Mar 292017
 
 March 29, 2017  Posted by

A typical Sunday morning as a Duke freshman: I wake up around 10am and text my friends to see who’s ready to go to Marketplace brunch. I head to the bathroom to wash up, where the trash cans are indubitably overflowing onto the counters and floor. I go downstairs to find our common rooms in a truly disgusting state. Trash– food wrappers, empty pizza boxes, papers– litter the floor. Random belongings, perhaps a calculator or a computer charger, lie strewn throughout the room. Maybe some tables or chairs are overturned or in the wrong place.

Duke students are so aware of and engaged with the world around us. We volunteer in Durham. We major in public policy, planning to go out and change the world when we graduate. We choose professions where we hope to be able to have an impact on others’ lives. We are so engaged in a global, big-picture sense. Yet why are we so incapable of thinking about how we can support those within Duke’s community? We skip over the small, simple things we can do to make our housekeepers’ jobs easier – throwing away our trash, pushing in our chairs, putting paper towels in the trash can – assuming that ‘someone else’ will just take care of it later. We implicitly decide that we have better things to do than to worry about our garbage; someone else, someone ‘inferior,’ can deal with that.

I am implicated in this too. I’ve let many a paper towel fall onto the floor in the bathroom; although I see them every day, I have never introduced myself to the housekeepers in my dorm; I criticize the food that the Marketplace employees spend hours each day preparing; I complain about the construction going on outside my dorm. In an environment with so many incredible opportunities, it can certainly be easy to lose perspective, to take all of the great things about Duke for granted and become stuck in the minor inconveniences.

As Duke students, we care deeply about macro-level problems facing Duke workers. I remember visiting campus for Blue Devil Days last April and being struck by the tents I saw set up in front of the Allen Building – it wasn’t basketball season, after all. The students protesting, part of an organization called Duke Students & Workers in Solidarity, had quite a few demands, including a raise of campus minimum wage and the firing of Executive Vice President Tallman Trask for allegedly using a racial slur toward a Duke employee after hitting her with his car in 2014. The group’s actions on university-employee relationships are quite important and have an impact: for example, the university agreed in response to the protests to gradually raise its minimum wage to $15 per hour by July 2019. But I wonder if the organization could also encourage some action on the relationships between students and Duke employees. Perhaps fostering better connections would lead to even greater solidarity between these two groups and, in turn, increased influence of Duke Students & Workers in Solidarity as an organization.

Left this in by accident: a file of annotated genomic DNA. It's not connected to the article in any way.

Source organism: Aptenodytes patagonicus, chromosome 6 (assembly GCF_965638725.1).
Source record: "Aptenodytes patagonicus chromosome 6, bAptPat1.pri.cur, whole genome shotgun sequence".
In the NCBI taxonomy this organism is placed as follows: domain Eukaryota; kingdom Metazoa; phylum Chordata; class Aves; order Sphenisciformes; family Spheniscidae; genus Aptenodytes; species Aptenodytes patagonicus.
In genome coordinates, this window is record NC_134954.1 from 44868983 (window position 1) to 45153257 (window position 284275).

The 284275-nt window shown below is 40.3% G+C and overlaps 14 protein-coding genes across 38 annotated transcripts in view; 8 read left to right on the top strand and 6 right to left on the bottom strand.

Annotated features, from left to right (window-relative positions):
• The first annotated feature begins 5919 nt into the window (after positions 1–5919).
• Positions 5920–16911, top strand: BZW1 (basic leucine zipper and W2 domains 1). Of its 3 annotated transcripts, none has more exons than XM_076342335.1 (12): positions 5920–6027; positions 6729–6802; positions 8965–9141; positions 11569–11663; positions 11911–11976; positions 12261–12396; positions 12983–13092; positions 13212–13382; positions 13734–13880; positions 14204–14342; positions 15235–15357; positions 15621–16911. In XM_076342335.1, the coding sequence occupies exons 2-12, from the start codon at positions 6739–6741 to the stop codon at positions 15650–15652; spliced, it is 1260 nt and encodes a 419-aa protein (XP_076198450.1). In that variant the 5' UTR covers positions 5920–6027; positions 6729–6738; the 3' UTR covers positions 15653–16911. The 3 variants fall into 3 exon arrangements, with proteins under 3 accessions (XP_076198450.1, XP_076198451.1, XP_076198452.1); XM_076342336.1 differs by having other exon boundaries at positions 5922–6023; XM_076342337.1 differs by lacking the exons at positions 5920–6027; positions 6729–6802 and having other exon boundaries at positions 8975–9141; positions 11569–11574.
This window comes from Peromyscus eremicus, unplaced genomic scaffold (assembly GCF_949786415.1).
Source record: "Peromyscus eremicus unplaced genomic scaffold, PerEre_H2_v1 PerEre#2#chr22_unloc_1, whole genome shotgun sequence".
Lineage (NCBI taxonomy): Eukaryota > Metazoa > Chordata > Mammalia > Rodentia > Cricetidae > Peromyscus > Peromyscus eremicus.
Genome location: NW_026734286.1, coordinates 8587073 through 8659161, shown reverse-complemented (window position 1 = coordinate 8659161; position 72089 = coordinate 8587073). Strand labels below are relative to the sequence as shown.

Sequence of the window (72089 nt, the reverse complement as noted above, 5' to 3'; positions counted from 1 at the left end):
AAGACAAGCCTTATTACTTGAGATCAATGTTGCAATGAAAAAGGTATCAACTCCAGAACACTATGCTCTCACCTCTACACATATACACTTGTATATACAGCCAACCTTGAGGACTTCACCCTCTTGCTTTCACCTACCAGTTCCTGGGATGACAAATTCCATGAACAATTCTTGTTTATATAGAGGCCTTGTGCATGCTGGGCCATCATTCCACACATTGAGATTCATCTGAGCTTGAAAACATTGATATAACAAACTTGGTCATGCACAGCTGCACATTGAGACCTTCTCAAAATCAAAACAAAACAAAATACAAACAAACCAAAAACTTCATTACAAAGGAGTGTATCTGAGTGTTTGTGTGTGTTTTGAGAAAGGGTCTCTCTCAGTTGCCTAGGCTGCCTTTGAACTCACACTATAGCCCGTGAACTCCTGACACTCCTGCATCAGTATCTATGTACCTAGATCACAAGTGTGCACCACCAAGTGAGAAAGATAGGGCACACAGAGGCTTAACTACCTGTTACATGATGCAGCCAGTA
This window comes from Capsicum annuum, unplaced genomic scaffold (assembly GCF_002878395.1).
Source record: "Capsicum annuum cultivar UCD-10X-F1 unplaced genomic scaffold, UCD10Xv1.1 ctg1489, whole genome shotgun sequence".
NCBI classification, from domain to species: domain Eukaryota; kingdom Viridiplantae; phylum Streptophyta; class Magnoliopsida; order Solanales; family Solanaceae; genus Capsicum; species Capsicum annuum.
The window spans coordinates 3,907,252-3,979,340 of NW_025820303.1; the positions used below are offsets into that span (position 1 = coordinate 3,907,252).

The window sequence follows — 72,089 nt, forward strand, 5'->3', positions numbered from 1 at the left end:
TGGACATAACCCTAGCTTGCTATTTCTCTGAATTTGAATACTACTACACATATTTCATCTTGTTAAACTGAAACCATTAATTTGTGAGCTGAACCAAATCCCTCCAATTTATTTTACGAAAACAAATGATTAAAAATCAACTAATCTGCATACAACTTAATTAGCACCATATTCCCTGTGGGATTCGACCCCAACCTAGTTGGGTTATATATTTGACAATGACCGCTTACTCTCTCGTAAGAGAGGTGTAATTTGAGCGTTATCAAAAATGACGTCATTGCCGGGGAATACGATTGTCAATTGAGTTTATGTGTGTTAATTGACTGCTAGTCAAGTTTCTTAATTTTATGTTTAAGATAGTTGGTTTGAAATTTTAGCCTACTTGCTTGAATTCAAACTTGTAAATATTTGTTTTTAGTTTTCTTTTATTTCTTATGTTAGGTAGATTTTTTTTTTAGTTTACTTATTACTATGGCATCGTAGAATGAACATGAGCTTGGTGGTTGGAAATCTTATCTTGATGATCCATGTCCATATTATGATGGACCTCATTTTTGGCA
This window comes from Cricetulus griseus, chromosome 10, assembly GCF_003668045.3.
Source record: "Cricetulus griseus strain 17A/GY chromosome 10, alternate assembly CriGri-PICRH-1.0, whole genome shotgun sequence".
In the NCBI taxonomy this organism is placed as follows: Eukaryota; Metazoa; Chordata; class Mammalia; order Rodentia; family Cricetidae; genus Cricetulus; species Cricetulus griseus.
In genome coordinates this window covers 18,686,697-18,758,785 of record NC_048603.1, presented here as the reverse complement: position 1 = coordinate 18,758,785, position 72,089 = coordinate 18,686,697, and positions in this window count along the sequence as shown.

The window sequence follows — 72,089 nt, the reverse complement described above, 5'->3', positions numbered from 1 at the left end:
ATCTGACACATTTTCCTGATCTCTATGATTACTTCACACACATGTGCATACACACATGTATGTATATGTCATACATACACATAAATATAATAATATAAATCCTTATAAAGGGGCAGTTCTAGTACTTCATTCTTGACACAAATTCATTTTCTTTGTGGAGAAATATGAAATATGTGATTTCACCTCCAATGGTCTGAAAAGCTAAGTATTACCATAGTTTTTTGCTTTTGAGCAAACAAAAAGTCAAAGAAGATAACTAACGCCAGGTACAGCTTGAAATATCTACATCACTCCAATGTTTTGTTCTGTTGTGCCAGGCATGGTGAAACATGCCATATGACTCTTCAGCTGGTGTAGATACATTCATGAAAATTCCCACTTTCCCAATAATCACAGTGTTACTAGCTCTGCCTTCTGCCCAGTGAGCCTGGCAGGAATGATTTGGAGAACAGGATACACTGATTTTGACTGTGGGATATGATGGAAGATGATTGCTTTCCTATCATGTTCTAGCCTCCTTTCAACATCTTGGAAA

So next time we are tempted to leave that pizza box in the common room after a late night out, let’s take a moment to remember the real people who will have to clean it up the next day. Rather than always being so tied up in broader issues of social justice, let’s all take that extra minute to look at our own lives and interactions – to treat the university employees who play such an integral, yet unrecognized role in our lives at Duke with a little more respect.